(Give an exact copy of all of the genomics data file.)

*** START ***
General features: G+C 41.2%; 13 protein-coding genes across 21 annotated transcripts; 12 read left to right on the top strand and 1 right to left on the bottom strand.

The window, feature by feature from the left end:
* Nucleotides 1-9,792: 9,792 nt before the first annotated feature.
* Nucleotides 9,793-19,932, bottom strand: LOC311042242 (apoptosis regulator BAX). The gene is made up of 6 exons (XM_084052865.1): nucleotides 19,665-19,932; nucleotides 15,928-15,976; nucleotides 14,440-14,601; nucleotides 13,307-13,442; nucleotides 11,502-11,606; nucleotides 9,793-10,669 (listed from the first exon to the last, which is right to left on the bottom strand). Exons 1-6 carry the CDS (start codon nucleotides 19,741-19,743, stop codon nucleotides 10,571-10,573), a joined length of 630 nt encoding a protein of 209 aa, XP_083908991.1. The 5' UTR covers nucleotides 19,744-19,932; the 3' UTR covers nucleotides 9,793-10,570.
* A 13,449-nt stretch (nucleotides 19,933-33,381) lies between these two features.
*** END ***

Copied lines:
General features: G+C 41.2%; 13 protein-coding genes across 21 annotated transcripts; 12 read left to right on the top strand and 1 right to left on the bottom strand.

The window, feature by feature from the left end:
* Nucleotides 1-9,792: 9,792 nt before the first annotated feature.
* Nucleotides 9,793-19,932, bottom strand: LOC311042242 (apoptosis regulator BAX). The gene is made up of 6 exons (XM_084052865.1): nucleotides 19,665-19,932; nucleotides 15,928-15,976; nucleotides 14,440-14,601; nucleotides 13,307-13,442; nucleotides 11,502-11,606; nucleotides 9,793-10,669 (listed from the first exon to the last, which is right to left on the bottom strand). Exons 1-6 carry the CDS (start codon nucleotides 19,741-19,743, stop codon nucleotides 10,571-10,573), a joined length of 630 nt encoding a protein of 209 aa, XP_083908991.1. The 5' UTR covers nucleotides 19,744-19,932; the 3' UTR covers nucleotides 9,793-10,570.
* A 13,449-nt stretch (nucleotides 19,933-33,381) lies between these two features.